From Joseph Cotto on The Washington Times Communities:
Eisler tells us about his recent entry into the self-publishing industry, how he defines his political philosophy, whether or not there is a moral message conveyed through his novels, and much more.
. . . .
Cotto: Recently, you ventured into the field of self-publishing. How has this worked out so far?
Eisler: It’s been better even than I’d hoped. I’ve self-published four short works, all of which have done well, along with a new novel (The Detachment) and a new short story (The Khmer Kill) with Amazon.
What a lot of people are still catching on to is that publishing is not an either/or proposition. The choices writers have are not mutually exclusive. I’m a pretty good example of the hybrid approach: I have eight legacy-published novels, four self-published works, an Amazon-published novel, and an Amazon-published short story (we did it as a Kindle Single). The main thing is that, for the first time, we writers have choices about how to publish our books!
. . . .
Cotto: Generally speaking, is there a moral message that you try to convey through your novels?
Eisler: I’d put it this way.
Since the end of the Cold War, there’s been much discussion in the thriller world about whether the thriller, at least the contemporary version, is still a viable form. Despite then Director of Central Intelligence James Woolsey’s admonition that “We have slain a mighty dragon, but now find ourselves in a jungle filled with snakes,” villains seemed scarce during the “peace dividend” years of the Clinton administration. Nine-eleven and the explosion of al Qaeda in the popular consciousness, of course, changed all that, and Islamic fundamentalism provided a new treasure trove of contemporary villains and plotlines.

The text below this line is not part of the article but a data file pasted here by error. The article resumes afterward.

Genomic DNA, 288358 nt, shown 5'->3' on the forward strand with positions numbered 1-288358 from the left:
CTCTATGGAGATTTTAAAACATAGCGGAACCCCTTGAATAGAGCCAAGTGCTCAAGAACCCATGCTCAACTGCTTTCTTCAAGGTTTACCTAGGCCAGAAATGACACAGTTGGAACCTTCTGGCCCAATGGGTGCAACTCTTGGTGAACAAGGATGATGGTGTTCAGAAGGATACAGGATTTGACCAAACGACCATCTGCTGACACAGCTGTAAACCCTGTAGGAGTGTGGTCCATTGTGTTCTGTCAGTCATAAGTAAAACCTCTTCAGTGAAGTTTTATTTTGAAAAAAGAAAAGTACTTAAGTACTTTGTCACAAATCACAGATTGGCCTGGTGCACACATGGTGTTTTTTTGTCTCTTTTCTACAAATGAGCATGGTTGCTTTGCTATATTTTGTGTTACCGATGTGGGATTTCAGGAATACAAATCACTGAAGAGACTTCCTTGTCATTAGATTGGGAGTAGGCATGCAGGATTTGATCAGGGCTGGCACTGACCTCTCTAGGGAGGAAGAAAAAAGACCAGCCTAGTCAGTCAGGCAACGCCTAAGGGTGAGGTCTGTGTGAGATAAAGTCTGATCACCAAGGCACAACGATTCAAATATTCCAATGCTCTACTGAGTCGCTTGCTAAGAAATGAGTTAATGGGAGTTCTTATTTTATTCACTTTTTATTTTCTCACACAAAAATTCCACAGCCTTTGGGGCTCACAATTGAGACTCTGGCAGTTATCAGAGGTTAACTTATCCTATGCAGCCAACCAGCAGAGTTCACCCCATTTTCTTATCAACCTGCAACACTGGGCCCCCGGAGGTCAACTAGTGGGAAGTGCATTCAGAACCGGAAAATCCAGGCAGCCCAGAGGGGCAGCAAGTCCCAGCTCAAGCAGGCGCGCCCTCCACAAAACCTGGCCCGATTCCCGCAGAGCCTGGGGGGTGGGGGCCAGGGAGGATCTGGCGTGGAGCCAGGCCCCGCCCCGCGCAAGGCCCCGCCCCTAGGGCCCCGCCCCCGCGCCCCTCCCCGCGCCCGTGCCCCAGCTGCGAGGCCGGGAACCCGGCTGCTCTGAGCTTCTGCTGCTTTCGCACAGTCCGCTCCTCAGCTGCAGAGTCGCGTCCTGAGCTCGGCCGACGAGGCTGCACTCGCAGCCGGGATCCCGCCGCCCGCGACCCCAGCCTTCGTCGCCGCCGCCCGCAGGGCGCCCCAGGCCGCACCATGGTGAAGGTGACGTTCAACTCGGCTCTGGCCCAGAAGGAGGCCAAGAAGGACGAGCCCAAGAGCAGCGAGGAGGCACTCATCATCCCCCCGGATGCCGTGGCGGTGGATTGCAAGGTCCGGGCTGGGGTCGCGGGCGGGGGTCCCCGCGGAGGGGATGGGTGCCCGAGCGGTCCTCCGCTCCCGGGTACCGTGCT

For thriller writers interested in realism, though, the familiar “Islamic Terrorist Villain” plotline has a serious shortcoming: terrorism, of whatever stripe, poses far less danger to America than does America’s own overreaction to the fear of terrorism. To put it another way, America has a significantly greater capacity for national suicide than any non-state actor has for national murder. If thrillers are built on large-scale danger, therefore, and if a thriller novelist wants to convincingly portray the largest dangers possible, the novelist has to grapple not so much with the possibility of a terror attack, as with the reality of the massive, unaccountable national security state that has metastasized in response to that possibility.
Link to the rest at The Washington Times Communities